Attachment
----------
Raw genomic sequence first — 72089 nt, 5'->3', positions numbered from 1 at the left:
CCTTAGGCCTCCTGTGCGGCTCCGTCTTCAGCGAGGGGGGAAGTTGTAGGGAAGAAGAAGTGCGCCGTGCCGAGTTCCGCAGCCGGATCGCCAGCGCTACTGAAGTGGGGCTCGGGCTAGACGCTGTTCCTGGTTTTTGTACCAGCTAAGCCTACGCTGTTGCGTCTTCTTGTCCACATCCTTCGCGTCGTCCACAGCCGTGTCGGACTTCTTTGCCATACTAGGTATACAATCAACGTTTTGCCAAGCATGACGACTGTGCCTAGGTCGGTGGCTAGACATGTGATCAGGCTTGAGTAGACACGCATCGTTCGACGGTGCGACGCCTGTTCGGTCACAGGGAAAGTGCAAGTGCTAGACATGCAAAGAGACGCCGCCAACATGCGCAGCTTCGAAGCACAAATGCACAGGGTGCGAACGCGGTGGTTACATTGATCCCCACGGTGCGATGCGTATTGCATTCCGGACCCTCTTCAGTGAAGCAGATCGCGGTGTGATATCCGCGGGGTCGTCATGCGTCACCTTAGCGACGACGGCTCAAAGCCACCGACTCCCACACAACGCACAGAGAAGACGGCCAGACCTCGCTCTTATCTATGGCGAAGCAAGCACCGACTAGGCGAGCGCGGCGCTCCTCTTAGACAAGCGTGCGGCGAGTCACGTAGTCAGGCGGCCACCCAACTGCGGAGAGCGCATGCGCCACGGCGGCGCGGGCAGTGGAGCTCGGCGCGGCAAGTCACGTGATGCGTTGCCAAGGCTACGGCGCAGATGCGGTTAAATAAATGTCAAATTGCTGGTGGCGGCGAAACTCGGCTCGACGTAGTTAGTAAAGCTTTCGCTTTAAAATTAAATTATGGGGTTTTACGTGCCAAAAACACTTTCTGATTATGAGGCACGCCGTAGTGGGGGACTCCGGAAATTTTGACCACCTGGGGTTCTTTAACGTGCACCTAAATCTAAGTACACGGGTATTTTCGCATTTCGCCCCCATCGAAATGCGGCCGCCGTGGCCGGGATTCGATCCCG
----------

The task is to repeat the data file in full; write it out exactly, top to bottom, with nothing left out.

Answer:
Raw genomic sequence first — 72089 nt, 5'->3', positions numbered from 1 at the left:
CCTTAGGCCTCCTGTGCGGCTCCGTCTTCAGCGAGGGGGGAAGTTGTAGGGAAGAAGAAGTGCGCCGTGCCGAGTTCCGCAGCCGGATCGCCAGCGCTACTGAAGTGGGGCTCGGGCTAGACGCTGTTCCTGGTTTTTGTACCAGCTAAGCCTACGCTGTTGCGTCTTCTTGTCCACATCCTTCGCGTCGTCCACAGCCGTGTCGGACTTCTTTGCCATACTAGGTATACAATCAACGTTTTGCCAAGCATGACGACTGTGCCTAGGTCGGTGGCTAGACATGTGATCAGGCTTGAGTAGACACGCATCGTTCGACGGTGCGACGCCTGTTCGGTCACAGGGAAAGTGCAAGTGCTAGACATGCAAAGAGACGCCGCCAACATGCGCAGCTTCGAAGCACAAATGCACAGGGTGCGAACGCGGTGGTTACATTGATCCCCACGGTGCGATGCGTATTGCATTCCGGACCCTCTTCAGTGAAGCAGATCGCGGTGTGATATCCGCGGGGTCGTCATGCGTCACCTTAGCGACGACGGCTCAAAGCCACCGACTCCCACACAACGCACAGAGAAGACGGCCAGACCTCGCTCTTATCTATGGCGAAGCAAGCACCGACTAGGCGAGCGCGGCGCTCCTCTTAGACAAGCGTGCGGCGAGTCACGTAGTCAGGCGGCCACCCAACTGCGGAGAGCGCATGCGCCACGGCGGCGCGGGCAGTGGAGCTCGGCGCGGCAAGTCACGTGATGCGTTGCCAAGGCTACGGCGCAGATGCGGTTAAATAAATGTCAAATTGCTGGTGGCGGCGAAACTCGGCTCGACGTAGTTAGTAAAGCTTTCGCTTTAAAATTAAATTATGGGGTTTTACGTGCCAAAAACACTTTCTGATTATGAGGCACGCCGTAGTGGGGGACTCCGGAAATTTTGACCACCTGGGGTTCTTTAACGTGCACCTAAATCTAAGTACACGGGTATTTTCGCATTTCGCCCCCATCGAAATGCGGCCGCCGTGGCCGGGATTCGATCCCG